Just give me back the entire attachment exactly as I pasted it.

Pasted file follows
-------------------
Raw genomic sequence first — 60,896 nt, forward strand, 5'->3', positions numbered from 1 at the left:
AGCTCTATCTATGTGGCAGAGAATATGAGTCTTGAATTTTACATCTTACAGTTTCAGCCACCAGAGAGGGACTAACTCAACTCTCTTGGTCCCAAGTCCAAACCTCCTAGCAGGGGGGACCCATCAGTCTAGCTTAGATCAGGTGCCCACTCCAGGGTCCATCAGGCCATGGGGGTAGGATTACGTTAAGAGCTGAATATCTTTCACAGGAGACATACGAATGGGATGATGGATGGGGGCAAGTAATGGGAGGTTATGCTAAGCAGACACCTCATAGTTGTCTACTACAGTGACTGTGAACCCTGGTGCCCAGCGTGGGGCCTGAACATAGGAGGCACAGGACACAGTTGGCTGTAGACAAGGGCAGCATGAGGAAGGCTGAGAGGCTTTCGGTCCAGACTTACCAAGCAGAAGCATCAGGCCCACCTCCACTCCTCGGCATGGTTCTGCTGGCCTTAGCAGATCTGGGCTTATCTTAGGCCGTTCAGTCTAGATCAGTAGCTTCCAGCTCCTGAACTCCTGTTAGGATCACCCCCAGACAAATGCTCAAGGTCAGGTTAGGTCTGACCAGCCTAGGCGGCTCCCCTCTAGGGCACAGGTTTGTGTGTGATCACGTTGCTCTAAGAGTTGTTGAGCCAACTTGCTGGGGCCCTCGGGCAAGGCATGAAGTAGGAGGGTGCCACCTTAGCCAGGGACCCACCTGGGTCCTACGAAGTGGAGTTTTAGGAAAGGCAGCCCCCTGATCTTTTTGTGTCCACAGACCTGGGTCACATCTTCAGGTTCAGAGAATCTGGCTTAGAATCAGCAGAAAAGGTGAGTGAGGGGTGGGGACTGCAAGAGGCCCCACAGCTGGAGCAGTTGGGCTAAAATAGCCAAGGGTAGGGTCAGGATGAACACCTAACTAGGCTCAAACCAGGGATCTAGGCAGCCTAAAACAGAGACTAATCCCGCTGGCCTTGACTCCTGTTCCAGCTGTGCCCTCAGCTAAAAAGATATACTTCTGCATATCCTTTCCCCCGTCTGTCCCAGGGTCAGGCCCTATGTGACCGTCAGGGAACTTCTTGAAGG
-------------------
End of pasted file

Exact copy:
Raw genomic sequence first — 60,896 nt, forward strand, 5'->3', positions numbered from 1 at the left:
AGCTCTATCTATGTGGCAGAGAATATGAGTCTTGAATTTTACATCTTACAGTTTCAGCCACCAGAGAGGGACTAACTCAACTCTCTTGGTCCCAAGTCCAAACCTCCTAGCAGGGGGGACCCATCAGTCTAGCTTAGATCAGGTGCCCACTCCAGGGTCCATCAGGCCATGGGGGTAGGATTACGTTAAGAGCTGAATATCTTTCACAGGAGACATACGAATGGGATGATGGATGGGGGCAAGTAATGGGAGGTTATGCTAAGCAGACACCTCATAGTTGTCTACTACAGTGACTGTGAACCCTGGTGCCCAGCGTGGGGCCTGAACATAGGAGGCACAGGACACAGTTGGCTGTAGACAAGGGCAGCATGAGGAAGGCTGAGAGGCTTTCGGTCCAGACTTACCAAGCAGAAGCATCAGGCCCACCTCCACTCCTCGGCATGGTTCTGCTGGCCTTAGCAGATCTGGGCTTATCTTAGGCCGTTCAGTCTAGATCAGTAGCTTCCAGCTCCTGAACTCCTGTTAGGATCACCCCCAGACAAATGCTCAAGGTCAGGTTAGGTCTGACCAGCCTAGGCGGCTCCCCTCTAGGGCACAGGTTTGTGTGTGATCACGTTGCTCTAAGAGTTGTTGAGCCAACTTGCTGGGGCCCTCGGGCAAGGCATGAAGTAGGAGGGTGCCACCTTAGCCAGGGACCCACCTGGGTCCTACGAAGTGGAGTTTTAGGAAAGGCAGCCCCCTGATCTTTTTGTGTCCACAGACCTGGGTCACATCTTCAGGTTCAGAGAATCTGGCTTAGAATCAGCAGAAAAGGTGAGTGAGGGGTGGGGACTGCAAGAGGCCCCACAGCTGGAGCAGTTGGGCTAAAATAGCCAAGGGTAGGGTCAGGATGAACACCTAACTAGGCTCAAACCAGGGATCTAGGCAGCCTAAAACAGAGACTAATCCCGCTGGCCTTGACTCCTGTTCCAGCTGTGCCCTCAGCTAAAAAGATATACTTCTGCATATCCTTTCCCCCGTCTGTCCCAGGGTCAGGCCCTATGTGACCGTCAGGGAACTTCTTGAAGG